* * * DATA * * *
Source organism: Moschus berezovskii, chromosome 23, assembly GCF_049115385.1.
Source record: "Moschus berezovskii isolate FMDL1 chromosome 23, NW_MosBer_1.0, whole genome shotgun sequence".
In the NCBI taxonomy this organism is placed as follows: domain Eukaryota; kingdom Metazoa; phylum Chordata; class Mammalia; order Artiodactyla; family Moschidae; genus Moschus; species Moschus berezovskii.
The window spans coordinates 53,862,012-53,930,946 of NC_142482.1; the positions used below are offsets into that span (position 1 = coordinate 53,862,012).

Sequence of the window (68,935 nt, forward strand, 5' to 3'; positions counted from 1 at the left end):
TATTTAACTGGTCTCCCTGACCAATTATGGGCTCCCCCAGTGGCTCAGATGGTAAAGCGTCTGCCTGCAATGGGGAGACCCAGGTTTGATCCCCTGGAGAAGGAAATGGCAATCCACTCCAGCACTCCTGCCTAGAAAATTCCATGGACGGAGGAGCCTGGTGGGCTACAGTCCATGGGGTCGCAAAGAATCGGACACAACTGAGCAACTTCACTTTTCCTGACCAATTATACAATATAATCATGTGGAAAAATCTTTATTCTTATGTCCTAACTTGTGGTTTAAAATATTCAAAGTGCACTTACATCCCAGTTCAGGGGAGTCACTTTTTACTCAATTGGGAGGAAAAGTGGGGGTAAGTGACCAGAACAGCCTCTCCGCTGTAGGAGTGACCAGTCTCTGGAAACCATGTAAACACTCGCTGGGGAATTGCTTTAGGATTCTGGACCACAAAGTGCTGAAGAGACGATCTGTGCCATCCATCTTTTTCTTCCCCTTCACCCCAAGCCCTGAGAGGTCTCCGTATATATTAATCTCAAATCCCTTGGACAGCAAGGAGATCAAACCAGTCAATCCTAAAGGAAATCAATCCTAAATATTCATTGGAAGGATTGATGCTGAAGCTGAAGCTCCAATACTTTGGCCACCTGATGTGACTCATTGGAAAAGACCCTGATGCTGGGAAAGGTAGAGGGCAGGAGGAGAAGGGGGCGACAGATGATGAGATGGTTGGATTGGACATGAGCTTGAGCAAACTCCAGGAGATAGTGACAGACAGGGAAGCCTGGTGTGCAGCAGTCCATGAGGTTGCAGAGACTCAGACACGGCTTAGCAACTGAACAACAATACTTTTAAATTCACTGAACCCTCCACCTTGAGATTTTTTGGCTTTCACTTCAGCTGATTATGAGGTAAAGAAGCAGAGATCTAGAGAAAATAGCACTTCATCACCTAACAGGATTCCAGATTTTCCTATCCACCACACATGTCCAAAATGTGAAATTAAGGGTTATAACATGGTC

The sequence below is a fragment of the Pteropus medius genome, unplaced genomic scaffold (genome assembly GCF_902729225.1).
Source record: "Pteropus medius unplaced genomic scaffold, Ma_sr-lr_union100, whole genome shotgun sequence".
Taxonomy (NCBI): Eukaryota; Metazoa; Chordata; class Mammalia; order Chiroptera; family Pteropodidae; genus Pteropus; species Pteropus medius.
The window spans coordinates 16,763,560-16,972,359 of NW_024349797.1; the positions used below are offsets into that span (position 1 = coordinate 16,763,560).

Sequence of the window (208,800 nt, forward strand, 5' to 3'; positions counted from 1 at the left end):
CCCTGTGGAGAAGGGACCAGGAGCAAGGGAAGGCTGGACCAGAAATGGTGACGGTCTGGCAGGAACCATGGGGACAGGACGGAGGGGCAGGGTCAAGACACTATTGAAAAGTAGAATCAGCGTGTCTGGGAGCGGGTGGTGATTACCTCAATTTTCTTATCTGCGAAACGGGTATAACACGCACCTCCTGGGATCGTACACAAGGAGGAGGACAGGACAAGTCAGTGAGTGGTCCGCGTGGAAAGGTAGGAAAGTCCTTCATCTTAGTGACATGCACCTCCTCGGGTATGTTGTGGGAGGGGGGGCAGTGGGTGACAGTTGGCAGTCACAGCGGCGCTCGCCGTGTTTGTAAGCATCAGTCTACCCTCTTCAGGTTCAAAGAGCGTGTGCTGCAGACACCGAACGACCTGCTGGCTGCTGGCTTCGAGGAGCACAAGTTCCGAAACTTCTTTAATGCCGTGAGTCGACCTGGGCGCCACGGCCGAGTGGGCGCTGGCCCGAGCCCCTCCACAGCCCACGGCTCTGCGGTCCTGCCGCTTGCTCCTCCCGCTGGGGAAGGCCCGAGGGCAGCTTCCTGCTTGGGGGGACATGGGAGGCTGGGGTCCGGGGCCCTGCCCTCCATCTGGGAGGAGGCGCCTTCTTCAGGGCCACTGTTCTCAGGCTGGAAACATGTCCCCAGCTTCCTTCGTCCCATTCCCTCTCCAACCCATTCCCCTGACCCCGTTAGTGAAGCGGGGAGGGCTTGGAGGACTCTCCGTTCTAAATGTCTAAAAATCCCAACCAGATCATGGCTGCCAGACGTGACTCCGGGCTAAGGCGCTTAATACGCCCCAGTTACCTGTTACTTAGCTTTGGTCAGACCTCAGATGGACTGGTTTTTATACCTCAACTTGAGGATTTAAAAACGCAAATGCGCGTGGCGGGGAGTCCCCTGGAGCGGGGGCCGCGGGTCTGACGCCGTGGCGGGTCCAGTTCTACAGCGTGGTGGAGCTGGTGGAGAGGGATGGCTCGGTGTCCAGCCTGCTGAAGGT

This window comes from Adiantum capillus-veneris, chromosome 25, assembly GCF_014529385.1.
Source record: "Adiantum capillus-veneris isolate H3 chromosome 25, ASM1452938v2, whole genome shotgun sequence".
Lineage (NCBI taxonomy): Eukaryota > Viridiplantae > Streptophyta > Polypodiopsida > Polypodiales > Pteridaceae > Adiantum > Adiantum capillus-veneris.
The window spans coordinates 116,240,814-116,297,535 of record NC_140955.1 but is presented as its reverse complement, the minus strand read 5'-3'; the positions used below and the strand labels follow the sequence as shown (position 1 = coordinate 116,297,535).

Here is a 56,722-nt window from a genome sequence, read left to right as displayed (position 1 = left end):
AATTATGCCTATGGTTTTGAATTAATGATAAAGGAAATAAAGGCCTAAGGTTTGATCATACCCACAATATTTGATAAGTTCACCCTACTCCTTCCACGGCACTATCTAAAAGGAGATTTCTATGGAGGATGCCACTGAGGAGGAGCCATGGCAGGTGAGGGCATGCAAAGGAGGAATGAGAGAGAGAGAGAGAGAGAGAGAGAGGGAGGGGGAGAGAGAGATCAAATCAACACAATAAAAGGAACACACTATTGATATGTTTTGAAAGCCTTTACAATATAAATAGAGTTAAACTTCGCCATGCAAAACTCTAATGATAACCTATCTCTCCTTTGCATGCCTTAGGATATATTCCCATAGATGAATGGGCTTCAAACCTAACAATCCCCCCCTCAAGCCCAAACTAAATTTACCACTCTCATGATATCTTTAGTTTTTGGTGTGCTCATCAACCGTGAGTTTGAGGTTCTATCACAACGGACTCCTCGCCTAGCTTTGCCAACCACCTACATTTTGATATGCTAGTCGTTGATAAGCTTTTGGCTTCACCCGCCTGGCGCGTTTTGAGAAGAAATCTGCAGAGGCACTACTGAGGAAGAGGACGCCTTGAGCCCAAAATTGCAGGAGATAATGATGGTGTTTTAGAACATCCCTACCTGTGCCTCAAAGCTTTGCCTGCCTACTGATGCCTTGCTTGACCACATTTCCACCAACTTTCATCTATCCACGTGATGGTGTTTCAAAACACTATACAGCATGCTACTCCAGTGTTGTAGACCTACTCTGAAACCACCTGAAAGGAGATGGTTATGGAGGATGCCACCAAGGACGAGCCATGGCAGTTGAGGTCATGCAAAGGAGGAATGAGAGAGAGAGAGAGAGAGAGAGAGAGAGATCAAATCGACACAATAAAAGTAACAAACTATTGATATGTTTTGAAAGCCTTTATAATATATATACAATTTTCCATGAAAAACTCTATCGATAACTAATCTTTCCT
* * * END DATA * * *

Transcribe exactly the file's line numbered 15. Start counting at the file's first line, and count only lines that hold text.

Lineage (NCBI taxonomy): Eukaryota > Viridiplantae > Streptophyta > Polypodiopsida > Polypodiales > Pteridaceae > Adiantum > Adiantum capillus-veneris.